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Wednesday, October 29, 2008

Tuesday Morning

I was a (not so) Big (anymore) 3 automotive engineer, and my principal mandate for drawing a paycheck at that time was figuring out how to make the '04 hybrid-electric mini-SUV battery yield an acceptable service life. Although it was basically a car platform, the mini-SUV was considered a truck, and therefore our design reviews went through the truck chain of command. There we were on Tuesday morning, in the design center conference room taking turns making presentations to the truck division VP and executive leadership in what was to be a 3-hour review. My turn had not yet come, and based on the way the agenda was unfolding, it didn't look like it was going to. I had mixed feelings about this prospect - face time with upper management is generally good career medicine, but the hot seat is rarely the most comfortable in the room.

In one of the first of many things I was going to find unusual this decade, an admin from one of the nearby executive offices interrupted our review with an announcement: "A plane has crashed into the World Trade Center in New York," at which point the meeting facilitator suggested that anyone who had loved ones in NY would be welcome to step out of the meeting and try to call them. A fair percentage of the 30 or 40 meeting attendees stepped out, which I also found unusual. I didn't realize I was surrounded by so many New Yorkers. About that time, the meeting basically ceased to operate, with people milling in and out, providing scattered updates, etc., so I decided to proceed to the other thing I was supposed to be doing that morning, co-teaching a class at the training center on the other side of town.

On the way out of the building, I stopped by a TV screen in the hallway, where CNN was patched in. It was then that the magnitude of the situation became clear to me. A few other engineers and I watched in horror as smoke billowed out of the towers (by that time the second tower had been hit, erasing any possibility that it was a random occurrence). A part of me died when the second tower to be struck fell, right there on live TV. One of the fellows standing with me observed that he suspected the Palestinians. I said no, probably not, the Palestinians are the Keystone Kops of terrorism; it was probably Saudis, or at least Saudi-funded.

The 30-minute drive to the training center took me past the airport, which by then was surrounded by emergency vehicles and police. All air traffic had been grounded, following reports that other planes were being hijacked. Another strange thing for the record books - one of the largest airports in the country, with no air traffic above it.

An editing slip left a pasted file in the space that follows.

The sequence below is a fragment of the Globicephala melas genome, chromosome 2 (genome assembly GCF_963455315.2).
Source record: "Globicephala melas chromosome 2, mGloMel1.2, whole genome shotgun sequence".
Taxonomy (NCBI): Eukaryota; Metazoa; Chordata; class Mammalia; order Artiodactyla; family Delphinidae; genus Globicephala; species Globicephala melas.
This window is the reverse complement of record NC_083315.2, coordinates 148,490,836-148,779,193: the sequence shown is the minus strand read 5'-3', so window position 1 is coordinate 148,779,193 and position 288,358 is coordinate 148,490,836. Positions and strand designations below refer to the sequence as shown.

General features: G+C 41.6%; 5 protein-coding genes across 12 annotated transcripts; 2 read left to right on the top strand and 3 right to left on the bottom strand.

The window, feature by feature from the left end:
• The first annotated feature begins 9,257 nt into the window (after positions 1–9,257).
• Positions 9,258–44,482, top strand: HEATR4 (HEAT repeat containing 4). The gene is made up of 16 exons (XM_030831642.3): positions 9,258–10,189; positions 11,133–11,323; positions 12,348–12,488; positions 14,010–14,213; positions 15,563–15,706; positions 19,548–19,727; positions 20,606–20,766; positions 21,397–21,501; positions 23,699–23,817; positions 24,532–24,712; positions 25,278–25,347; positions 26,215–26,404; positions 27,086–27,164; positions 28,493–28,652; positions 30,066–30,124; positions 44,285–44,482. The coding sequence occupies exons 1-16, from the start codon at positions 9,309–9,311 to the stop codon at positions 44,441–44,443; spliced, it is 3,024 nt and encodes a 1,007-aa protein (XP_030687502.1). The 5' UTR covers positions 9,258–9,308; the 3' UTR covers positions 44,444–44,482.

The scene at the training center was much like that of the design center - grim faces, a mixture of emotions, slow motion chaos. Many people were looking at the video monitors. It was the same inside my classroom, so I dismissed the students and told them I'd send them instructions for completing the class later. Here's another odd thing - there was a group of Malaysian students from our Asia-Pacific marketing team in my class. They appeared to be completely unaffected by the attack. There they were at their table, talking and joking, playing paper wad football. When I approached them to tell them they were dismissed, their main concern was who was going to collect the homework.

By that time, we had been informed that another plane had stuck the Pentagon, and yet another had crashed in rural Pennsylvania. I left the training center and proceeded straight home to be with my wife and children, who had been dismissed early from their grade school.

That was Tuesday morning, seven years ago. I think I'm demonstrating my firm grasp of the obvious by observing that the entire world has undergone considerable changes since then. Politics, the economy, even religion - nothing's the same anymore. Are we better or worse? Well, we're certainly more starkly aware of a lot of things, not the least of which is the persistent presence of evil around us. Not that ignorance is bliss, but I was a lot happier when this kind of thing was confined to places with strange names known only to their hapless denizens and Rand McNally. Aside from a brief uptick in spiritual awareness in the immediate aftermath of 9/11, I'd say no, we're not any better as a people. Worse, maybe. Darkness can make light seem brighter by comparison, but can never actually make it so. One thing I do know - the line of demarcation between them is clearer than ever now.

So much for my Tuesday morning; how was yours?

2 Comments:

  • At 12:20 PM, Anonymous Truck Reviews said…

    That Tuesday morning will always be imprinted in our memories as the day we were brought into the chaos of fundamental radicalism. Something that most of the world has been touched with that we thought would never hit that close to home for us. I prefer to not dwell on the past, but to learn from the experience of knowing that even here at home we’re not immune, and we can overcome our fears and demand our leadership to address our vulnerabilities. I still can’t stop thinking of the image of our president, after being told of the attack, sat reading to school children as if he didn’t know what to do.

     
  • At 11:40 AM, Anonymous Anonymous said…

    Truck reviews, President Bush was TOLD not to do anything until it was determined where he should go. No one knew exactly what was happening and what target would be struck next. His safety was of primary concern.

    "Nuanced conversations" with those who are hell bent on our destruction won't ever solve the problem of evil.

     

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